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Saturday, November 22, 2014


Surely, I'm not the only one with this disappointment, but there aren't so many singers who read my blog. So, imagine this: Someone sees you in action, doing what you do (in my case, this was singing).  They think you are fantastic and want to hire you, go out with you, or they in some way make you feel as if you hung the moon.  You meet this person again a couple of weeks later to interview, go on a coffee date, or whatever.  You find this person picky, blunt to the point of being rude, and they lack basic social graces.  End of date.  End of interview.  All there is to think of is moving forward.  Yes, this is my story, again.

I was encouraged to attend Unity Church in my adopted hometown.  My friend said that the music department needed a little help and that she thought that I was the one who could lend my voice.  I auditioned, all was well.  The powers that be were excited to hear my voice.  I even got a chatty, excited phone call the following week to work out when we could meet.  I got the time confused, and evidently, that was the beginning of the end.  When we did meet, she was cranky and reminded me of my error (even though apologies had been more than sufficiently offered).  She had previously wanted me to sing in the Christmas concert, but after the meeting, she decided to cut me from the program.  Three songs she brought.  Either she spent time correcting my technique or verbally spitting on me by saying, "No, someone else can sing that better than you can."  She treated me as if I were a lazy diva rather than having been recovering.
April 15th (ish) 2012, I was with my sister and my friend Erich when we decided to spontaneously "sing something."  I couldn't physically make the melody happen.  It was some noise that I didn't intend to make.  I could hear the right pitches in my head, but just as someone with Tourette's syndrome has no control over certain movements and sounds, I had no control of this sound, but the sound coming out was not flowing.  It was more like a vocal train wreck.  I was devastated all over again.  Instead of holding it in and pulling myself together as I had done so many times through so many things, I started crying, and I couldn't stop.

 That was my first attempt at singing.  This week, I'm grateful for the rude woman who doesn't remember the synopsis of my story; for the old crow who treated me like a lazy diva.  My voice has been recovering, and it has done well. I'm almost home!

That story was a sharp contrast to my experience singing to a patient whom I will never see again.  I was sent to do the start of care paperwork for a home health patient who will only be receiving physical therapy visits.  I was wearing my fantastic hoodie that reads, "Keep Calm, or I will use my OPERA voice."  Her daughter prodded me to sing.  The patient was rolling her eyes at me.  As I began with the words, Pie Jesu, I saw her brow furrow in confusion.  As I reached the words, qui tollis pecatta mundi, I saw her brow straighten and  her eyes get big.  As I continued with the words, Agnus Dei, I saw her mouth open a little.  As the aria moved forward, her jaw dropped. As I finished with the words, dona eis requiem, I saw a puzzled look and tears welled up in her eyes.  She had been in significant pain and wasn't feeling well.  She was struggling to find words, and was able to tell me that she loved it but that it wasn't what she was expecting.  I saw her have a spiritual experience in front of my eyes.  It was the power of healing in sound.  The only words she could say were, "That sound vibrated in my whole body!"  By the time I left, she had her back brace on and insisted on walking me to the door (which she did very well).  She was still trying to explain what she felt in her body that was different than when I arrived.  I said that it (the words) didn't matter.  In my most Southern way, I asked, "It made you feel better, didn't it?"  With a sigh of relief and a smile on her face, she agreed.  It had indeed helped her pain and her mood.  This is indeed what IT is all about.  I'm going to keep letting my little light shine.  Here's the melody, if you're curious:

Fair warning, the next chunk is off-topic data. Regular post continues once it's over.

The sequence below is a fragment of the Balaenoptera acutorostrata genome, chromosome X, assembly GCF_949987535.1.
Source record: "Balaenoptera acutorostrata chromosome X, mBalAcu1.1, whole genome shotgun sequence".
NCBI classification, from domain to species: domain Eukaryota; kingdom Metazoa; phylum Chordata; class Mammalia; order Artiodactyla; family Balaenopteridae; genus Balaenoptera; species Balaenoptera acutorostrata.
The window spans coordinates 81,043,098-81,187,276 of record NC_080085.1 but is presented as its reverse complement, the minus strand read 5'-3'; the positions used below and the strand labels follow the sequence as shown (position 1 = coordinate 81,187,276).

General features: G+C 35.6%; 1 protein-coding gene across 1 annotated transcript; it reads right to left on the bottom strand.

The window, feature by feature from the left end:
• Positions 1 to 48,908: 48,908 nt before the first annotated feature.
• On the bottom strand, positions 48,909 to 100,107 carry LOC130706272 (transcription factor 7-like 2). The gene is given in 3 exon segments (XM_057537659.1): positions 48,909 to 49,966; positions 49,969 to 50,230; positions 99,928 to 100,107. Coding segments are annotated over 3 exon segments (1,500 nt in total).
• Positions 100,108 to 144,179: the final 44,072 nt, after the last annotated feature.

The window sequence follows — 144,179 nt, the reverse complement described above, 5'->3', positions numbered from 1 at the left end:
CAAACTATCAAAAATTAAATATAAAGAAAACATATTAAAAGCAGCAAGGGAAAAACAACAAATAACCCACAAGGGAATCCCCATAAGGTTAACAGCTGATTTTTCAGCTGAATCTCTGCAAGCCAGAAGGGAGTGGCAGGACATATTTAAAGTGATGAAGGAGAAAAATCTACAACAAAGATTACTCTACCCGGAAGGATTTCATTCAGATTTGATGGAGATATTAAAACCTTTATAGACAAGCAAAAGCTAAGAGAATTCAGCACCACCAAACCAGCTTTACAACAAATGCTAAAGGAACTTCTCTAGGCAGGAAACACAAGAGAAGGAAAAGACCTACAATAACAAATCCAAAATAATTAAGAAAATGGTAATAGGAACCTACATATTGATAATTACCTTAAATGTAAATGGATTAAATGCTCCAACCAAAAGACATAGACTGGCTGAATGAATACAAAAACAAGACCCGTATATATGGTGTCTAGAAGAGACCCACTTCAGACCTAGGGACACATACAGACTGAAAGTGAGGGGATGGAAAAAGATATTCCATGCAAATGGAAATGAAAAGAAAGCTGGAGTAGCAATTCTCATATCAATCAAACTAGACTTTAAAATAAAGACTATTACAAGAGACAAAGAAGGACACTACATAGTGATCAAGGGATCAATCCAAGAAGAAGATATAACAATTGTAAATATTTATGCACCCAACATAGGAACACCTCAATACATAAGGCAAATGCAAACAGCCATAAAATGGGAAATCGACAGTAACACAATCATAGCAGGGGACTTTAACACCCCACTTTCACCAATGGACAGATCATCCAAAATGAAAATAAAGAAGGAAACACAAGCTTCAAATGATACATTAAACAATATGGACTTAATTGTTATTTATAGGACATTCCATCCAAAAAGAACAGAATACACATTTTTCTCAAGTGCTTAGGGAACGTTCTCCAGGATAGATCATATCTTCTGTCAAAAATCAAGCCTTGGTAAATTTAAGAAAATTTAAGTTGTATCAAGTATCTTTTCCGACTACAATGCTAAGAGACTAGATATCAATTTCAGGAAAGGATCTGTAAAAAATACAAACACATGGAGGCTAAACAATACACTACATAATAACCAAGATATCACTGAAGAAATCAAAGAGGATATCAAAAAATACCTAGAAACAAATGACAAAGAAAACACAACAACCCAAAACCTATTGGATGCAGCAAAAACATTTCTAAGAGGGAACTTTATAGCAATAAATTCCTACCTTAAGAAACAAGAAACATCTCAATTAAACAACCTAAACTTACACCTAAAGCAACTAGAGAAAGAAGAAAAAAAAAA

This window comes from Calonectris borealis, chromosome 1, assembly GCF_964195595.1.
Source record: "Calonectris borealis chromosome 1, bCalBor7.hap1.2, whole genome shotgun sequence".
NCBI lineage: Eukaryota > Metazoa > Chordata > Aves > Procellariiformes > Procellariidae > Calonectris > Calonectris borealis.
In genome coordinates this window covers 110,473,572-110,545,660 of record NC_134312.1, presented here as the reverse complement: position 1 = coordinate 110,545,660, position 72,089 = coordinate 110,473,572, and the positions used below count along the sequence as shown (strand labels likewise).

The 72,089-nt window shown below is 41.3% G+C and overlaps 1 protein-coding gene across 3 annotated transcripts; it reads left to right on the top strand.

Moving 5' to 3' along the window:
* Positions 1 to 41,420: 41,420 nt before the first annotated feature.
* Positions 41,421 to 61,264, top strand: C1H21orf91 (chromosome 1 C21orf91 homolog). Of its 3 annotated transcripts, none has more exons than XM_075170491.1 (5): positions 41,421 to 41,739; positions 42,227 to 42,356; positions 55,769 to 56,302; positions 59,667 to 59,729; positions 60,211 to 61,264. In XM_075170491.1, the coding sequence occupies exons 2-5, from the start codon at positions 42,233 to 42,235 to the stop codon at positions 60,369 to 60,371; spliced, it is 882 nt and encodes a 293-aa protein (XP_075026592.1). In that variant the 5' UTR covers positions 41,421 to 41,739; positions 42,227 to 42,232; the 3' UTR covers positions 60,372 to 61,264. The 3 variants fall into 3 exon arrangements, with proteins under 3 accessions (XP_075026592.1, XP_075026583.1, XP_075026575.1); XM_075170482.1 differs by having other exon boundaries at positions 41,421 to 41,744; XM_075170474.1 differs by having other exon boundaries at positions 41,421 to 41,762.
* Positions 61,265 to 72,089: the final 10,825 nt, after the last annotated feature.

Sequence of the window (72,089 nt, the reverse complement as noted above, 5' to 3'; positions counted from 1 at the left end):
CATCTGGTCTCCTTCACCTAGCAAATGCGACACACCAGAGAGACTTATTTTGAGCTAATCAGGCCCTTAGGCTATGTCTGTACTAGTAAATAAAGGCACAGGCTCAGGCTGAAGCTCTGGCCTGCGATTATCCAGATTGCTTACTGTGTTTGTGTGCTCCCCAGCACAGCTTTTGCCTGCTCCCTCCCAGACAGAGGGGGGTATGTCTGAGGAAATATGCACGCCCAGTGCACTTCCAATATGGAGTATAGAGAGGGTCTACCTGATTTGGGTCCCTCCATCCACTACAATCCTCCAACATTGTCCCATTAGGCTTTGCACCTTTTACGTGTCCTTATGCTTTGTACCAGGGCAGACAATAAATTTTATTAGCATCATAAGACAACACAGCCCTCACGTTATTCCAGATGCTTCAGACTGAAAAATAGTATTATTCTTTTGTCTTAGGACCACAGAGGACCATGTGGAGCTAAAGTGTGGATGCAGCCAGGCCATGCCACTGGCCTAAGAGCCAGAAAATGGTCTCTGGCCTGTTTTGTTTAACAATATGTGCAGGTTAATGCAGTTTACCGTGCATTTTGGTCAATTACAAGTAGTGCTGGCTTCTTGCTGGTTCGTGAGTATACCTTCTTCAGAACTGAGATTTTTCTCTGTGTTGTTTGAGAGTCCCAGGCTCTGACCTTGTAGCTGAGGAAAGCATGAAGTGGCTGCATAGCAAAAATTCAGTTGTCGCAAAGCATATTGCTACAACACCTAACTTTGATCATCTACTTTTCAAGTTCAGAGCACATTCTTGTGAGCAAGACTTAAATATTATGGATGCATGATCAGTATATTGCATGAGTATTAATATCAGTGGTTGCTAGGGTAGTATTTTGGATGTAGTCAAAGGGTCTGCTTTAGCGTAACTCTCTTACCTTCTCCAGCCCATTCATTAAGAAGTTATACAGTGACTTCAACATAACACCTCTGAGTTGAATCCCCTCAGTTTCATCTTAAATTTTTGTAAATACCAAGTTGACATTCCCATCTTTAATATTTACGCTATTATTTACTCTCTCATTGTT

A little facial expression:

Saturday, November 1, 2014

Thinking of Thanksgiving

Yesterday's weather was the first real hint of fall for me.  It was in the 60s.  I brought along my hoodie.  Yes, the hoodie that I have been waiting to wear with the same excitement that a little kid has as she waits for Santa Claus.  I spent Halloween with my friend Tiffany.  We gave out candy to trick or treaters and while keeping warm by the outdoor fire.  I love autumn more than I love spring.  As the weather cools, it is time to be cozy.  My nature as an introvert tends to draw me inward to my own thoughts, creative processes, and ideas more this time of year than in Spring.  Today, my thoughts are on Thanksgiving.As a kid, I hated holidays because I was sick EVERY SINGLE TIME.  However, as I got to college, things changed.  I started hanging out with my cousins, the Oklahoma Yoders at Thanksgiving.  I love being in a crowd of people (meaning: family gathering as other crowds make me allergic) observing.  And laughing.  Last year, the Geek was with me, so we celebrated Hanukkah as well as Thanksgiving with the family.  I've had so much drama this year, but even so, I remind myself that this is not 2012.  For that, I am immensely grateful!  In spite of a break up, a move, and job changes (some of which I sought and some of which I did not initiate) and friendship lost, I am still standing. For the moments of pure bliss and happiness, I am grateful.